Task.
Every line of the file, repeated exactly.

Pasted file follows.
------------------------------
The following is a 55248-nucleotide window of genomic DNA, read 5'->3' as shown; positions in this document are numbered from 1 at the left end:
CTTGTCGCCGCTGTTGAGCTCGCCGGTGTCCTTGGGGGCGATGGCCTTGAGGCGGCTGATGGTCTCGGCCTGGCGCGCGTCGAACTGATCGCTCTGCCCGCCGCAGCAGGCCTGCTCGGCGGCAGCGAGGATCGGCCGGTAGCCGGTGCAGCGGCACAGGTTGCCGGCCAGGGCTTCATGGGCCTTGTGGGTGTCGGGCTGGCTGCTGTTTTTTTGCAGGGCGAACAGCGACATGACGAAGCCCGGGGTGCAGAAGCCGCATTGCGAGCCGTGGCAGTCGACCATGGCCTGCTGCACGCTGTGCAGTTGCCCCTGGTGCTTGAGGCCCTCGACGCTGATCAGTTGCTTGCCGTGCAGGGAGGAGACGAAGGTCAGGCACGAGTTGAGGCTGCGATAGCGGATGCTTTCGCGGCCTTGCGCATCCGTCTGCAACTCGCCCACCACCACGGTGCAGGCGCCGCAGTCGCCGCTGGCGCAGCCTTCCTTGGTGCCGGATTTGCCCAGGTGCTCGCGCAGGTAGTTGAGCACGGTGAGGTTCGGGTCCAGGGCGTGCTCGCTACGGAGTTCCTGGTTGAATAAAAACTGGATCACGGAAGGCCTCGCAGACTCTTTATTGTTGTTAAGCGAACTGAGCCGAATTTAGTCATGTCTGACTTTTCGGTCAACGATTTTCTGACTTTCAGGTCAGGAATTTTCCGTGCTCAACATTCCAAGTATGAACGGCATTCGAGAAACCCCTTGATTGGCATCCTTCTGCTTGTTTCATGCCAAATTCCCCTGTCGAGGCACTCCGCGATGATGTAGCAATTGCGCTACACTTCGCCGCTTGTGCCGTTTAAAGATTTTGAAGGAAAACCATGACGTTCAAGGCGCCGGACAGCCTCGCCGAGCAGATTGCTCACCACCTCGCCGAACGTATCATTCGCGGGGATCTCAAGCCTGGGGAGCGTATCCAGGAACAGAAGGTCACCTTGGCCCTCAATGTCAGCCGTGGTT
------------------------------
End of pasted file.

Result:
The following is a 55248-nucleotide window of genomic DNA, read 5'->3' as shown; positions in this document are numbered from 1 at the left end:
CTTGTCGCCGCTGTTGAGCTCGCCGGTGTCCTTGGGGGCGATGGCCTTGAGGCGGCTGATGGTCTCGGCCTGGCGCGCGTCGAACTGATCGCTCTGCCCGCCGCAGCAGGCCTGCTCGGCGGCAGCGAGGATCGGCCGGTAGCCGGTGCAGCGGCACAGGTTGCCGGCCAGGGCTTCATGGGCCTTGTGGGTGTCGGGCTGGCTGCTGTTTTTTTGCAGGGCGAACAGCGACATGACGAAGCCCGGGGTGCAGAAGCCGCATTGCGAGCCGTGGCAGTCGACCATGGCCTGCTGCACGCTGTGCAGTTGCCCCTGGTGCTTGAGGCCCTCGACGCTGATCAGTTGCTTGCCGTGCAGGGAGGAGACGAAGGTCAGGCACGAGTTGAGGCTGCGATAGCGGATGCTTTCGCGGCCTTGCGCATCCGTCTGCAACTCGCCCACCACCACGGTGCAGGCGCCGCAGTCGCCGCTGGCGCAGCCTTCCTTGGTGCCGGATTTGCCCAGGTGCTCGCGCAGGTAGTTGAGCACGGTGAGGTTCGGGTCCAGGGCGTGCTCGCTACGGAGTTCCTGGTTGAATAAAAACTGGATCACGGAAGGCCTCGCAGACTCTTTATTGTTGTTAAGCGAACTGAGCCGAATTTAGTCATGTCTGACTTTTCGGTCAACGATTTTCTGACTTTCAGGTCAGGAATTTTCCGTGCTCAACATTCCAAGTATGAACGGCATTCGAGAAACCCCTTGATTGGCATCCTTCTGCTTGTTTCATGCCAAATTCCCCTGTCGAGGCACTCCGCGATGATGTAGCAATTGCGCTACACTTCGCCGCTTGTGCCGTTTAAAGATTTTGAAGGAAAACCATGACGTTCAAGGCGCCGGACAGCCTCGCCGAGCAGATTGCTCACCACCTCGCCGAACGTATCATTCGCGGGGATCTCAAGCCTGGGGAGCGTATCCAGGAACAGAAGGTCACCTTGGCCCTCAATGTCAGCCGTGGTT